Saturday night at the Sip 'n' Dip: Piano Pat is bellowing out her 35,000th rendition of "Take Me Home, Country Roads" while the college boys and girls — home for Christmas, stuck in town till New Year's — suck mixed drinks off the piano-top bar and sing along. It's ten o'clock or ten-thirty and the snow is coming down like a freight train outside. I get a Daniel's Ditch to go and take it back to the room, not without regret. The bar is snug and warm and windowless and loud. The street outside looks like the Ice Planet.
"Where's my Coke?" asks Justin.
"The one you didn't get me," he says.
I dig a wad of dollar bills out of the front pocket of my jeans, separate one from the mass of change and throw it at his head. Reflexively his hand comes up to catch it. He plays second base for his high school team in San Diego and is already platooning as a sophomore. When he gets up to go find the Coke machine, he is taller than me, again, as he has been this whole visit, which I find surprising, again.
I fire up the laptop and his mother's flight is still delayed, hasn't left Salt Lake, no arrival time specified. I'm glad I'm not there with her. She's easily bored and she gets frantic when she feels trapped, like a terrier in a box. Plus she doesn't smoke anymore, according to Justin, which would only make it worse. I remember her in that exact airport, remember looking at her in the glassed-in smoking room, talking and smiling with her fellow-sinners while the rest of us sat alone and bored. On the television, the Dallas Cowboy cheerleaders are taking on the beautiful Raiderettes in a tug-of-war across a mud pit, under a blue, blue sky and the flickering shade of palm trees. It's some kind of danger, but fun danger — with mud-wrestling overtones — and the girls all have big white smiles. They're having a terrific time. Outside the motel room, the wind whistles in the corners of the building, and snow taps against the glass.
"We've got a cleaning lady," Justin says. "Beat that."
He flops onto the bed, at length and at speed, and the bed complains.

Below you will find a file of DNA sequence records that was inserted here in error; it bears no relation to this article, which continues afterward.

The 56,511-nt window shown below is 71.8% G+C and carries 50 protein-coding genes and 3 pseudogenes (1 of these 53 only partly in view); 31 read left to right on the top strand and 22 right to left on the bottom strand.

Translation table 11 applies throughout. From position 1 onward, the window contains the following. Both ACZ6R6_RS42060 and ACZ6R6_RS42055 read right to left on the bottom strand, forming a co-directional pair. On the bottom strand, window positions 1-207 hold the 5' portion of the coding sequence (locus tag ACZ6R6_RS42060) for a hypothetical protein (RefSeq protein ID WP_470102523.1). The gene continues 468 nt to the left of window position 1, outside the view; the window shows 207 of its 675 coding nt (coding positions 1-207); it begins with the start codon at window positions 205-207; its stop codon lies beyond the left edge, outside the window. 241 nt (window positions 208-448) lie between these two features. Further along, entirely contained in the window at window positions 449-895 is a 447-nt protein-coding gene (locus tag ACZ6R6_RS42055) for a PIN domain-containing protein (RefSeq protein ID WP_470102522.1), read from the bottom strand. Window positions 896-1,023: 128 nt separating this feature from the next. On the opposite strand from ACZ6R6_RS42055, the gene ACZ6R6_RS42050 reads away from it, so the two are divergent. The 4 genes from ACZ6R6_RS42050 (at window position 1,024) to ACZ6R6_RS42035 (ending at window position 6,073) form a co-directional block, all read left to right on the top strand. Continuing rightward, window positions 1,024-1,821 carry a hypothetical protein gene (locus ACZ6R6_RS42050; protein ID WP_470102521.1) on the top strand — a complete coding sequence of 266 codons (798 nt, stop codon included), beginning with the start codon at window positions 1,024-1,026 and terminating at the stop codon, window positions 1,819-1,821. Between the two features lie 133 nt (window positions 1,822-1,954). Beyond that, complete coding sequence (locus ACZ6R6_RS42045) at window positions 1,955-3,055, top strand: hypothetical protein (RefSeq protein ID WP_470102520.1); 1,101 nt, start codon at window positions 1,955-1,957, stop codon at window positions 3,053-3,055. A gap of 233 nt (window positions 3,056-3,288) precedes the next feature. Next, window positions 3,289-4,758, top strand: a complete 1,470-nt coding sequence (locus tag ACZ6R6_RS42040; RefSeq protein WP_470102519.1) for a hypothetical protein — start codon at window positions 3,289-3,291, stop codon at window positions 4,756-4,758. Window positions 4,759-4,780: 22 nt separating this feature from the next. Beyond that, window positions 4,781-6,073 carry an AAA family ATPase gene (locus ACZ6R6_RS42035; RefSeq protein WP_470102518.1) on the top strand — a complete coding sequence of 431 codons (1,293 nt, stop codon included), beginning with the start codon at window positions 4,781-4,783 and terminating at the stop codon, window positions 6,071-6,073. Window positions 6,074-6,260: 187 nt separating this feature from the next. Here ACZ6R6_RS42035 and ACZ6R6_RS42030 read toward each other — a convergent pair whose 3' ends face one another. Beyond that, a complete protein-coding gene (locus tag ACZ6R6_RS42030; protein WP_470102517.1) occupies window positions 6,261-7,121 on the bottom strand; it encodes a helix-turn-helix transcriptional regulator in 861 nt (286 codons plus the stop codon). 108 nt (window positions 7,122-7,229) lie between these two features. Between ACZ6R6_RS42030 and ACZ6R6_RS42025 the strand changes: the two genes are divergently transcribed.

"I've got a girl comes in once in a while," I tell him. "She's supposed to come tomorrow. When it's just me, I don't need the help."
"You're saying I'm a mess?"
"Hell, yes, I am. Do you ever look behind you?"
"Well, you ought to," I tell him. "A trail of empty soda cans and candy wrappers and dirty socks and I don't know what-all else."
"Granny," he says.
"Pigboy," I tell him.
I snap the silver Apple shut and go look out the window, at the horizontal snow flying through the streetlight, the cars inching down the street, the cones of their headlights outlined in snow. Elaine will never make it down in this weather, or even up, if she's lucky. Better to cancel the flight completely than to spend those hours circling, waiting for the weather to break, a slot to land in. I picture Elaine in her own motel room, alone and eight hundred miles away; and I'll admit I do take a certain satisfaction in this image. Let her suffer for once. Let her spend the night alone.
Justin watches the cheerleaders while I call up to the Black Star to see how things are going with the storm. Carter tells me everything's buttoned up tight and the cattle are down in the draws where they ought to be. He says it's not snowing that hard up there and he doesn't even think it'll get down to zero. I tell him I'm definitely stuck for the night and some hard-to-figure chunk of the next day. Originally Justin and his Mom were supposed to fly out at ten the next morning but all bets are off in this weather.
I summarize what Carter told me in a short email and send it off to New York. I manage the Black Star for a person you have seen on television. It's really more of a desk job than you might think but I still look OK on a horse.